If properly planned and managed, biofuels can contribute to a number of policy objectives which support the development of the green economy, including:
• Diversity and security of energy supplies.
• Many nations have the ability to produce their own biofuels from agriculture, forestry and urban wastes. Produced locally, bioenergy can reduce the need for imported fossil fuels – often a serious drain on a developing country’s finances. By diversifying energy sources, biofuels can also increase a country or region’s energy security.
• Rural development. With 75 percent of the world’s poor depending on agriculture for their livelihoods, producing biofuels locally can harness the growth of the agricultural sector for broader rural development.
• Because agriculture is labour-intensive, job opportunities can be found throughout the biofuel value chain, particularly where conversion from feedstock to biofuel occurs close to where the feedstock is produced. The additional income from new jobs is likely to have a multiplier effect when spent locally, which can further encourage development. Higher quality energy from biofuels can reduce the time needed to collect water and firewood, which means that many women and children have more time for study and other productive tasks.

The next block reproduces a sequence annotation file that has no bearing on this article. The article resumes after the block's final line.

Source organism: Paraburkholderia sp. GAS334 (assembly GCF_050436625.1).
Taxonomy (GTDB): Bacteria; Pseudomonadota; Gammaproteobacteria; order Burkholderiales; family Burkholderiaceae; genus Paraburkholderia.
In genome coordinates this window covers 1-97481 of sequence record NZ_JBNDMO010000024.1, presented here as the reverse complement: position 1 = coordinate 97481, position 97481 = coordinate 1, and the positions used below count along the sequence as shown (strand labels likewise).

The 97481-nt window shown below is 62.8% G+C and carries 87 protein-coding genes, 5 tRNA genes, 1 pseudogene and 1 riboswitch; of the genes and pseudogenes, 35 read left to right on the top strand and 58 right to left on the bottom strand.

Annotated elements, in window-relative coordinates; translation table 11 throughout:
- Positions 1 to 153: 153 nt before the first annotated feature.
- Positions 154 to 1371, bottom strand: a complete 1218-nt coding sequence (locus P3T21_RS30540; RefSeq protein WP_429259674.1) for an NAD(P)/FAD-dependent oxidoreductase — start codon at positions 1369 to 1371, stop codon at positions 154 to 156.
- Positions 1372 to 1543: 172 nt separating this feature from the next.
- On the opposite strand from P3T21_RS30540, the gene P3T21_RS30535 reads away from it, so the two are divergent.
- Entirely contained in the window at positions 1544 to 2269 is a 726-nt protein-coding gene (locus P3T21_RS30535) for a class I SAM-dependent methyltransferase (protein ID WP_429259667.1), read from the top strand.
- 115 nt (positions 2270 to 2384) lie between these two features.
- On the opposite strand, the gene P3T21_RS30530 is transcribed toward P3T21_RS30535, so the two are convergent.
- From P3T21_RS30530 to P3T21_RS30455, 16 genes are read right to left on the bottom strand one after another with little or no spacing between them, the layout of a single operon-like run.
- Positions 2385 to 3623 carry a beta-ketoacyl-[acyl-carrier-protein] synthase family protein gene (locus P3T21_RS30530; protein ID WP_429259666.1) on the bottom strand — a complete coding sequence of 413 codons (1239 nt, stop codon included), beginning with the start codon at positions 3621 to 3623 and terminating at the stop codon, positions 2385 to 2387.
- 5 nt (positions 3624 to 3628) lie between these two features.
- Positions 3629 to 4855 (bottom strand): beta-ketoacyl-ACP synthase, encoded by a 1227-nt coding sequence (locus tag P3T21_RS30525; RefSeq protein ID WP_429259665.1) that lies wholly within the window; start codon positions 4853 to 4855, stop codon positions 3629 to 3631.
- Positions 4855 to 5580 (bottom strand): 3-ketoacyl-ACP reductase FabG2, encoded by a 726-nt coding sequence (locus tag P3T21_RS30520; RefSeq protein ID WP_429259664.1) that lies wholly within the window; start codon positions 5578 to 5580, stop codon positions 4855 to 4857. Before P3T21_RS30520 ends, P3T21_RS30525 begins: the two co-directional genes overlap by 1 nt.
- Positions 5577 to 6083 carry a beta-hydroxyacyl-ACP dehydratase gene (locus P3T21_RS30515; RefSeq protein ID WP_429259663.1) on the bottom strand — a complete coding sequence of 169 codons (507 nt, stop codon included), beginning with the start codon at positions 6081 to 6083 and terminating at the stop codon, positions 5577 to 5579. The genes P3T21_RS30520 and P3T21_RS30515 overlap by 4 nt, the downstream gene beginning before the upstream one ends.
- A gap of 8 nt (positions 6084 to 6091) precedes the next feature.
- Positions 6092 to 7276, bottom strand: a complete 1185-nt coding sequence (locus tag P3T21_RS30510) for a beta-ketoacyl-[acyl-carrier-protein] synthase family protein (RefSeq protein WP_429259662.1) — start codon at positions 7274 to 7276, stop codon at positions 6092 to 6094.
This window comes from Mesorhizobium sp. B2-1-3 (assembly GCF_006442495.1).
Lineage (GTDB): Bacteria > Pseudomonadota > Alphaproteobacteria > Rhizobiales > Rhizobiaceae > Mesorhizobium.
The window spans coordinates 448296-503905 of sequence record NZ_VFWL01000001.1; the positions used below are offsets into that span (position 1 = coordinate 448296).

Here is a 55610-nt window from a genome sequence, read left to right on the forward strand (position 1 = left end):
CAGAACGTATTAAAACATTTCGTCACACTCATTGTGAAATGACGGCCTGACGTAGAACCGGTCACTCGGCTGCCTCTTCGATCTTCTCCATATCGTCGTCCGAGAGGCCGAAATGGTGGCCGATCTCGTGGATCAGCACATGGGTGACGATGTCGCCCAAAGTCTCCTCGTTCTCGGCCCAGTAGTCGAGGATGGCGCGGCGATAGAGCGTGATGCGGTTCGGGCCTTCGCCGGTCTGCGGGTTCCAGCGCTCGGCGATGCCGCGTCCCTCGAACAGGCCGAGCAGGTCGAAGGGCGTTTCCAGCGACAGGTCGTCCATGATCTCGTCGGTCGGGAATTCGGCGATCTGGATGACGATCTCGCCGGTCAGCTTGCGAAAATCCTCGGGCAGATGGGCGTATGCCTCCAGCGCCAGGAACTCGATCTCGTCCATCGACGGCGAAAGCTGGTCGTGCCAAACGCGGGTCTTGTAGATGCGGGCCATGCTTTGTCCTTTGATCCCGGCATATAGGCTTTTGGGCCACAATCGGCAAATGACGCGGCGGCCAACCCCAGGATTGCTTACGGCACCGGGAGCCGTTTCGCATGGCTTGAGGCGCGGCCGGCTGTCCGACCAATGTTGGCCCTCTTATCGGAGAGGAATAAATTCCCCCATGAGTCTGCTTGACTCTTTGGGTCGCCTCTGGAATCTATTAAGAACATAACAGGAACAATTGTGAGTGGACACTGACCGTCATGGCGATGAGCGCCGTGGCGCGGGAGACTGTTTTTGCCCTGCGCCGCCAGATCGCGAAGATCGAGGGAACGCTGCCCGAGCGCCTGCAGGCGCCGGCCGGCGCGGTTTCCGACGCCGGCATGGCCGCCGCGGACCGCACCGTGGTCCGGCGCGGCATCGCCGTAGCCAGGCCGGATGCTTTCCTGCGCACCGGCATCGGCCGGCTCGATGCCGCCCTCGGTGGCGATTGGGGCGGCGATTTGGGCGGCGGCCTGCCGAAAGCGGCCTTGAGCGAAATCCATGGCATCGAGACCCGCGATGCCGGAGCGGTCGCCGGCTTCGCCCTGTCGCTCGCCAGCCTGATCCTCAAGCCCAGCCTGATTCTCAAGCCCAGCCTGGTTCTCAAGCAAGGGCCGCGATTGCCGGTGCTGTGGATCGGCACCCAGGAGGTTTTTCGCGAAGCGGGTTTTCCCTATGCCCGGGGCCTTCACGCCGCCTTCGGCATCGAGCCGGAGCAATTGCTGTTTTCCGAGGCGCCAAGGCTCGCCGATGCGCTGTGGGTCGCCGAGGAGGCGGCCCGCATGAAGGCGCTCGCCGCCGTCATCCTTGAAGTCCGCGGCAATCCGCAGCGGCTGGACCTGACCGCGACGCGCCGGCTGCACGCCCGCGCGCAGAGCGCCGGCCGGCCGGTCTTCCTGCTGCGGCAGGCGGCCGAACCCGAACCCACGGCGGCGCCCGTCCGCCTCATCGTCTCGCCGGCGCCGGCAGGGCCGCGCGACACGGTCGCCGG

• Job growth and creation is a primer for the green economy where each renewable energy technology needs different labour and skills. Jobs
in the bioenergy sector are projected to make the greatest contribution to employment compared to all the other renewable energy sectors. However, the factors that increase or decrease this potential include the level of mechanisation, agricultural business models, and available human capacity.
• Energy Access Currently more than 1.5 billion people have no access to electricity and up to 1 billion more have access only to unreliable power supply. And according to estimates by the IEA, 2.5 to 3 billion people rely on biomass and transitional fuels for cooking and heating. Biofuels can help provide access to energy for energy-deprived and off-grid communities, thereby contributing to the goal of universal access to modern energy services by 2030 and spurring greater economic development.
• Health benefits When biofuels replace the traditional inefficient combustion of biomass, indoor pollution is reduced along with subsequent health impacts.
• Reduced greenhouse gas emissions Biofuels that replace fossil fuels or traditional use of biomass for energy can reduce GHG emissions. However, the potential to live up to this promise depends on the GHG balance during production and conversion of biofuels. For example, in many developed countries liquid biofuels for transport have been identified as one of several measures to achieve emission-reduction targets under climate change commitments.
Employment in the renewable energy sector, 2006 Selected countries*
Thousands of people 900
800 700 600 Germany 500 400 300 200 100 0
Source: UNEP, Green jobs, toward decent work in a sustainable low-carbon world, 2008. Note: *Countries for which information is available.